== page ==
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AUGUST 14, 2002

Bill & Melinda Gates Foundation Awards $4.6 Million to Institute for OneWorld Health for Drug Development in Fight Against Neglected Insect-Born Diseases

SEATTLE AND SAN FRANCISCO -- As an infectious disease outbreak raises public awareness and concern in the U.S., the Bill & Melinda Gates Foundation today announced two new grants totaling more than $4.6 million to the Institute for OneWorld Health (iOWH) to fund drug development that will treat two parasitic, neglected diseases – visceral leishmaniasis and Chagas.


AUGUST 13, 2002

Sacramento City Unified School District To Receive $4 Million To Create Small High Schools from Bill & Melinda Gates Foundation

SACRAMENTO, Calif. -- Sacramento City Unified School District will create eight new small high schools with a $4 million grant from the Bill & Melinda Gates Foundation. Over the next four years, the school district will work with Linking Education and Economic Development – Sacramento (LEED), a non-profit intermediary dedicated to workforce development and education reform, to develop and open the new small high schools.


AUGUST 06, 2002

Community Psychiatric Clinic Receives $400,000 Grant from the Bill & Melinda Gates Foundation’s Sound Families Initiative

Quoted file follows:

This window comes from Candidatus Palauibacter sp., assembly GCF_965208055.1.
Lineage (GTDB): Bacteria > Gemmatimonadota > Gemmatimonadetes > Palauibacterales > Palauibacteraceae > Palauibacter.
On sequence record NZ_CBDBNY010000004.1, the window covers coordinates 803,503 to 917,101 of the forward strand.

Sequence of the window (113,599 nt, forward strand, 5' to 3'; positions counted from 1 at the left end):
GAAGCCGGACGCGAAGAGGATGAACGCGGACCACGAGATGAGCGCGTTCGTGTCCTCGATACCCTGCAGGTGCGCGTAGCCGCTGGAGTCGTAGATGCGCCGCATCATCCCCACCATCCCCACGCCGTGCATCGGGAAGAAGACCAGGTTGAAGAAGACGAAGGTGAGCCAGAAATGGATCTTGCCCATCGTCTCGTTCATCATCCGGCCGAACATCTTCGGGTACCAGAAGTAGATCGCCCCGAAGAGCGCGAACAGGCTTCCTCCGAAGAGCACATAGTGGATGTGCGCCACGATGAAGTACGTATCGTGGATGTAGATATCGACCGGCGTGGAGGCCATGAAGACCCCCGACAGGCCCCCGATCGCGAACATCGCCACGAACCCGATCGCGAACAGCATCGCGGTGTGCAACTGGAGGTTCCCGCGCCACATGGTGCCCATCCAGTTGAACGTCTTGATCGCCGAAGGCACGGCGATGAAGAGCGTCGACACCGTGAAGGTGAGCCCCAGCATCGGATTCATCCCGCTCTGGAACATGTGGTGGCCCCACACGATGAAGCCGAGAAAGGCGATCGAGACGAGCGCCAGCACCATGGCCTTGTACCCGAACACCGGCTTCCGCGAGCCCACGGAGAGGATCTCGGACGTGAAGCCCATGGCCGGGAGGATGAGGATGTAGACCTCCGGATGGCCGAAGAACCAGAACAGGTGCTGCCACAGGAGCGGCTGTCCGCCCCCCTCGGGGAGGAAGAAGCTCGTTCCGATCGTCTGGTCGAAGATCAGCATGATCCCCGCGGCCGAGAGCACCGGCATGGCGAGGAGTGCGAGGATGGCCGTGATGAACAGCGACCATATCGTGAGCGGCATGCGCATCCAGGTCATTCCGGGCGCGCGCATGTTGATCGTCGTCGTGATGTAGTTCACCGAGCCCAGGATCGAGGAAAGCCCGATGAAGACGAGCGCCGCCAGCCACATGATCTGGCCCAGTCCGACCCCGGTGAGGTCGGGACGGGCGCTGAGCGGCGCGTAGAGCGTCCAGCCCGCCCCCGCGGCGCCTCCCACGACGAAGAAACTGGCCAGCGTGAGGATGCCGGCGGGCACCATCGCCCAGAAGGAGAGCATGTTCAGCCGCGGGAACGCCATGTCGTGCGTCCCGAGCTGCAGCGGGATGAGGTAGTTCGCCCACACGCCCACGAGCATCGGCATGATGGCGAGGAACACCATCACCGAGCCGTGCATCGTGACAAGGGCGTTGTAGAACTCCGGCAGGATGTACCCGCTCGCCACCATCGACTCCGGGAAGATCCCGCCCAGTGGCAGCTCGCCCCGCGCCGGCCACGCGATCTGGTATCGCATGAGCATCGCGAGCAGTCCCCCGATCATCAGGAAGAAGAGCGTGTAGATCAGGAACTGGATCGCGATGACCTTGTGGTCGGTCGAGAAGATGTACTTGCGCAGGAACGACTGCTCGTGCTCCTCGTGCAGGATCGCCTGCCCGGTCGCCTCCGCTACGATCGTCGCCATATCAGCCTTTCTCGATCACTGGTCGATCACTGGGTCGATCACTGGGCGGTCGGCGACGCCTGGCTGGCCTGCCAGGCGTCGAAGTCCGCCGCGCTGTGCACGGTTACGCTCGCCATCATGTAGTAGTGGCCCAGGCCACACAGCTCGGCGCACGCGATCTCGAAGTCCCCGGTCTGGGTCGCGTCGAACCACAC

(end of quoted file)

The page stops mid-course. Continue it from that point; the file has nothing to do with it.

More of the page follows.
SEATTLE -- The Community Psychiatric Clinic today announced it has received a $412,500 grant from the Bill & Melinda Gates Foundation’s Sound Families Initiative to develop and sustain a transitional housing project for families in the University of Washington’s Parent-Child Assistance Program (P-CAP). “The Willows,” a new 16-unit transitional housing facility, will serve the region’s most vulnerable citizens: single parents with co-occurring disorders of mental illness and chemical dependency and their children.  This facility will help fill a housing resource gap that currently exists for families in crisis attempting to recover from devastating problems such as substance abuse, physical abuse, homelessness, and mental illness.  Developed in partnership with the University of Washington, The Willows will be a vital resource for families during their recovery process, and offer substantially increased opportunities to help families move toward stability and self-sufficiency.  Implemented in 1991 by the University of Washington’s School of Medicine, Department of Psychiatry and Behavioral Sciences, the Parent-Child Assistance Program is an award-winning, three-year intervention program that helps families develop healthy, independent lives.  The award is part of the Sound Families Initiative’s third round of funding.  Designed to be a catalyst for developing regional housing partnerships, the initiative has funded more than 280 new transitional housing units to date – all in cooperation with local county and city governments."With this generous award, we are well on our way to developing the kind of safe and supportive housing that will provide the structure for these families to re-build their lives with the hope and promise of a bright future," said Community Psychiatric Clinic's CEO, Shirley Havenga.Community Psychiatric Clinic, a Seattle-based, nonprofit mental health organization established in 1952, provides a comprehensive array of community-based behavioral healthcare services to 5,000 adults, youth and children each year.  Dually licensed to provide mental health and chemical dependency treatment, Community Psychiatric Clinic is nationally recognized for its commitment to develop, build, and operate quality, affordable housing for people who are homeless and mentally ill or who have co-occurring disorders.  The Willows, slated for construction next fall, will join Community Psychiatric Clinic’s housing continuum of nearly 700 beds, the largest inventory of special needs housing for persons with mental illness in Washington State.




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